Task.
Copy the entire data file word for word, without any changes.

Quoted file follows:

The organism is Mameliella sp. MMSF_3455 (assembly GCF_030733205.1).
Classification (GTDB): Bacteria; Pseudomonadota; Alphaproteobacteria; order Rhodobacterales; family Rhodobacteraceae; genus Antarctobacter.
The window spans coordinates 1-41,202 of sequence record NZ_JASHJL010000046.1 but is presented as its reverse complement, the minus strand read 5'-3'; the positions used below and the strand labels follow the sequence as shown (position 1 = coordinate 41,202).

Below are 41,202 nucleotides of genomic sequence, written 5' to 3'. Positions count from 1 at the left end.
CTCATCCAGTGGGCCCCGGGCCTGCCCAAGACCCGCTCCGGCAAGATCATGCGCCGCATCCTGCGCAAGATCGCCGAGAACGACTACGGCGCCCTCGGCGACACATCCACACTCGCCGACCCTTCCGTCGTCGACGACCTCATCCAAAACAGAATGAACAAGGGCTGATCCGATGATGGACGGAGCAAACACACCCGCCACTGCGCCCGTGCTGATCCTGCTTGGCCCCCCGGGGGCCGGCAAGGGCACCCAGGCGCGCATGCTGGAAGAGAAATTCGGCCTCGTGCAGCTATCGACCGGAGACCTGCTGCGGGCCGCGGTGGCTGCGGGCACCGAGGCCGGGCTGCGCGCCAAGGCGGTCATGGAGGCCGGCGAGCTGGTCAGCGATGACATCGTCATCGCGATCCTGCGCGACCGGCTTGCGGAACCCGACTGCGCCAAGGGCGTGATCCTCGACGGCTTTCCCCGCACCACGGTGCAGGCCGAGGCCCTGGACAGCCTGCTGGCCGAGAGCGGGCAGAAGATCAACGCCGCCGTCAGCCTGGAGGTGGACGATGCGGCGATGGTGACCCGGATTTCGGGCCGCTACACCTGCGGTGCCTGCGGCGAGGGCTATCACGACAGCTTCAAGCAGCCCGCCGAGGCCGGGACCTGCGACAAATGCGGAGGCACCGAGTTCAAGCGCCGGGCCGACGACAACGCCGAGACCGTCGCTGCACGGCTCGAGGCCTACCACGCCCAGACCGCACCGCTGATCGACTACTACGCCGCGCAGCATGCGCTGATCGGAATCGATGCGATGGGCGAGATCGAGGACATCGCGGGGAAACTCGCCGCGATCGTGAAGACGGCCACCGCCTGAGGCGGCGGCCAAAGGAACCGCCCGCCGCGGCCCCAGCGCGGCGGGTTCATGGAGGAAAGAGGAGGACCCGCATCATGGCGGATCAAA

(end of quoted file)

The organism is Mameliella sp. MMSF_3455 (assembly GCF_030733205.1).
Classification (GTDB): Bacteria; Pseudomonadota; Alphaproteobacteria; order Rhodobacterales; family Rhodobacteraceae; genus Antarctobacter.
The window spans coordinates 1-41,202 of sequence record NZ_JASHJL010000046.1 but is presented as its reverse complement, the minus strand read 5'-3'; the positions used below and the strand labels follow the sequence as shown (position 1 = coordinate 41,202).

Below are 41,202 nucleotides of genomic sequence, written 5' to 3'. Positions count from 1 at the left end.
CTCATCCAGTGGGCCCCGGGCCTGCCCAAGACCCGCTCCGGCAAGATCATGCGCCGCATCCTGCGCAAGATCGCCGAGAACGACTACGGCGCCCTCGGCGACACATCCACACTCGCCGACCCTTCCGTCGTCGACGACCTCATCCAAAACAGAATGAACAAGGGCTGATCCGATGATGGACGGAGCAAACACACCCGCCACTGCGCCCGTGCTGATCCTGCTTGGCCCCCCGGGGGCCGGCAAGGGCACCCAGGCGCGCATGCTGGAAGAGAAATTCGGCCTCGTGCAGCTATCGACCGGAGACCTGCTGCGGGCCGCGGTGGCTGCGGGCACCGAGGCCGGGCTGCGCGCCAAGGCGGTCATGGAGGCCGGCGAGCTGGTCAGCGATGACATCGTCATCGCGATCCTGCGCGACCGGCTTGCGGAACCCGACTGCGCCAAGGGCGTGATCCTCGACGGCTTTCCCCGCACCACGGTGCAGGCCGAGGCCCTGGACAGCCTGCTGGCCGAGAGCGGGCAGAAGATCAACGCCGCCGTCAGCCTGGAGGTGGACGATGCGGCGATGGTGACCCGGATTTCGGGCCGCTACACCTGCGGTGCCTGCGGCGAGGGCTATCACGACAGCTTCAAGCAGCCCGCCGAGGCCGGGACCTGCGACAAATGCGGAGGCACCGAGTTCAAGCGCCGGGCCGACGACAACGCCGAGACCGTCGCTGCACGGCTCGAGGCCTACCACGCCCAGACCGCACCGCTGATCGACTACTACGCCGCGCAGCATGCGCTGATCGGAATCGATGCGATGGGCGAGATCGAGGACATCGCGGGGAAACTCGCCGCGATCGTGAAGACGGCCACCGCCTGAGGCGGCGGCCAAAGGAACCGCCCGCCGCGGCCCCAGCGCGGCGGGTTCATGGAGGAAAGAGGAGGACCCGCATCATGGCGGATCAAA